Mar 31, 2016

An opinion piece by the The East Bay Leadership Council (EBLC):

Arousing fear and outrage has proven to be an effective strategy, especially during this political season.

The past few weeks have seen a great deal of hand-wringing and outrage in the media over BART’s woes.  The service disruption between North Concord and Bay Point has brought back traumatic memories of the 2013 strike, and old animosities have resurfaced.

The East Bay Leadership Council (EBLC) hopes to put that animosity aside and focus on keeping BART running. But just as we get the government we deserve, we also get the infrastructure we deserve.  Let us be worthy of the inheritance left to us by past generations and not squander it for the sake of pithy tweets or political posturing.

The system’s age is contributing to the current problems.  Suggesting that this claim only serves some ulterior motive is false and is a distraction from the real issues.

The core BART system will soon be half a century old.  The system suffers $9.6 billion dollars’ worth of deferred maintenance and critical components now require replacement.  This work has to be paid for, and neither the State of California nor the federal government is likely to bail us out any time soon.

Whether you believe the system has been mismanaged or not; whether you ride along the screeching decades-old tracks or not; whether you personally suffer through overcrowded cars and service interruptions or not, we all benefit from a system that eases commutes, connects people to jobs, provides mobility to those with limited means, and helps keep our air clean.

The alternative is longer commutes, more polluted air, a weaker economy, and a diminished quality of life.  This is our reality.

The EBLC believes it is reasonable to question labor practices and compensation at BART.  We encourage the Board of Directors and senior management to work diligently to address these issues, and we call on the California legislature to contribute to a solution.  It is our collective civic duty to hold our leaders accountable.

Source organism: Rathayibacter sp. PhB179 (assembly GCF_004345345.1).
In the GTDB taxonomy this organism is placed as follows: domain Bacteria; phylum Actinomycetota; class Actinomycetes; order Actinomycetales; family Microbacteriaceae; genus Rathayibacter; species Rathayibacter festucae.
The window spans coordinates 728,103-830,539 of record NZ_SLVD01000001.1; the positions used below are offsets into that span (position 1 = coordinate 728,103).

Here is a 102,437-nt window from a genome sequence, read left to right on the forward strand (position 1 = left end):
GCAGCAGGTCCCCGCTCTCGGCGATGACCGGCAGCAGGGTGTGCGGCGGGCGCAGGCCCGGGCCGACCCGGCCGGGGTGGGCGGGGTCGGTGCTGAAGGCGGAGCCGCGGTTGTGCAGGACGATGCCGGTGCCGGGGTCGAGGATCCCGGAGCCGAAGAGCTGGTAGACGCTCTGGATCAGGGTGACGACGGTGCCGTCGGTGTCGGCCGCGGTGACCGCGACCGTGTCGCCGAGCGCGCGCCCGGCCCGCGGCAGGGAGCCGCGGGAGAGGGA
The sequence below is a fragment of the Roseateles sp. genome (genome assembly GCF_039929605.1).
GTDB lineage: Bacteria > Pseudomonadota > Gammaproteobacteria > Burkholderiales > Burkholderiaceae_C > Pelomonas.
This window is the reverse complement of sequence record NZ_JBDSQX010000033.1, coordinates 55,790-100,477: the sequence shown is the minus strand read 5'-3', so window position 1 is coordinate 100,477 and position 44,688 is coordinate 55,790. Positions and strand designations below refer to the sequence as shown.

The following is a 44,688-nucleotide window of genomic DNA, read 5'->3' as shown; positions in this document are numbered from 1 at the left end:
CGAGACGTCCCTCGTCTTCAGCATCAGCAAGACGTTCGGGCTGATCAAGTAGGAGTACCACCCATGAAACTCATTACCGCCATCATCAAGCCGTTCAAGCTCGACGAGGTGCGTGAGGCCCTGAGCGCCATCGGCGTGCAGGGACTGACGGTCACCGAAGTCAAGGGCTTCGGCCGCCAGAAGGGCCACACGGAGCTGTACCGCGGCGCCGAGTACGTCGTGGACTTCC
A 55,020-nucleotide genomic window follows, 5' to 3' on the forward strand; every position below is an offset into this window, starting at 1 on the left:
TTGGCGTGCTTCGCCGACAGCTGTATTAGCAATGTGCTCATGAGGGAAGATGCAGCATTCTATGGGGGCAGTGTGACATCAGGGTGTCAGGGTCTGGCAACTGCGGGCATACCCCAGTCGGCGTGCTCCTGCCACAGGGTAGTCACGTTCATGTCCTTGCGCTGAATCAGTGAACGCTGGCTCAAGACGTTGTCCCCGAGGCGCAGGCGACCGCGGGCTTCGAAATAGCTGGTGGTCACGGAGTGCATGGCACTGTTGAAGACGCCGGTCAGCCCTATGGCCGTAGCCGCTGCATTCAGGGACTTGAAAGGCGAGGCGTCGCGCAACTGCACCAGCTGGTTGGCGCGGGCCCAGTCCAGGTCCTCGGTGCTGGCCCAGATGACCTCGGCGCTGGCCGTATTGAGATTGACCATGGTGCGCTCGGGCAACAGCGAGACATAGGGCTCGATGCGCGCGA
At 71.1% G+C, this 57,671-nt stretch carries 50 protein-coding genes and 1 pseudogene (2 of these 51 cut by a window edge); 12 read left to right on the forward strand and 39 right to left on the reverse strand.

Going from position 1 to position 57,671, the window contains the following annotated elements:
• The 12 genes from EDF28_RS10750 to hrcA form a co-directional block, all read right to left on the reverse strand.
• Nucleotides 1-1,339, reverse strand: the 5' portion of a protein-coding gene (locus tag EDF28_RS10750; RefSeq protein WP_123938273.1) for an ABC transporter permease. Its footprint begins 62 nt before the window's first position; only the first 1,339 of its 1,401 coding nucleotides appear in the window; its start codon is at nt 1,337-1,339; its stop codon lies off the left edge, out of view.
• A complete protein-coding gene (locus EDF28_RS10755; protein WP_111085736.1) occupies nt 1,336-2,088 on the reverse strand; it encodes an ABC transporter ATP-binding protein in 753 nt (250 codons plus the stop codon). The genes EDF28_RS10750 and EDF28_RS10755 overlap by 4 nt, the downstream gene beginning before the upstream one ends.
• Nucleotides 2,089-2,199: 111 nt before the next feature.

Broken infrastructure is just as bad for riders as a BART strike.  We hope that BART and our region’s leaders get the message: come together and keep BART running.

We also hope that the region’s citizens recognize that investing in our infrastructure is responsible civic engagement when the system is in need of public investment.  The Bay Area is among the world’s largest economies and requires a reliable world-class transit system befitting its status.

Ultimately, vilifying public servants is no more productive than vilifying elected leaders.  Both result in a race to the bottom where the only participants left are those comfortable with a good public shaming.

It is ridiculous to think that choking off BART’s resources will lead to a better BART.


  1. Apparently The East Bay Leadership Council (EBLC) has never heard of accountability.

    Charles T. Smith | Mar 31st, 2016
  2. I agree that we need to keep BART running. It IS important. But it’s equally important to hold those in charge of the situation accountable. The defense of the current situation cites the 40 year old infrastructure, as well as record ridership far beyond intent. But all this means to any of us is 40 years of NOT planning for the future, and record revenues. Your reference to the strike points out another terrifying issue. We need BART, and they know it. They have the power. As long as we stay complacent and put up with all of this, nothing will change. The question isn’t whether we need BART or not, it’s who deserves to run it. The current leadership has failed all of us while serving themselves. And that is well worth noting.

    You’re right about the ulterior motives, though. The excessive need for funds really is for maintenance, not for lining the board’s pockets. What you forgot to mention was that the ulterior motives have already been served. That’s how we got here in the first place. And it’ll happen again if we keep saying with our votes and our quiet ridership that it’s okay to do it.

    Richard | Apr 1st, 2016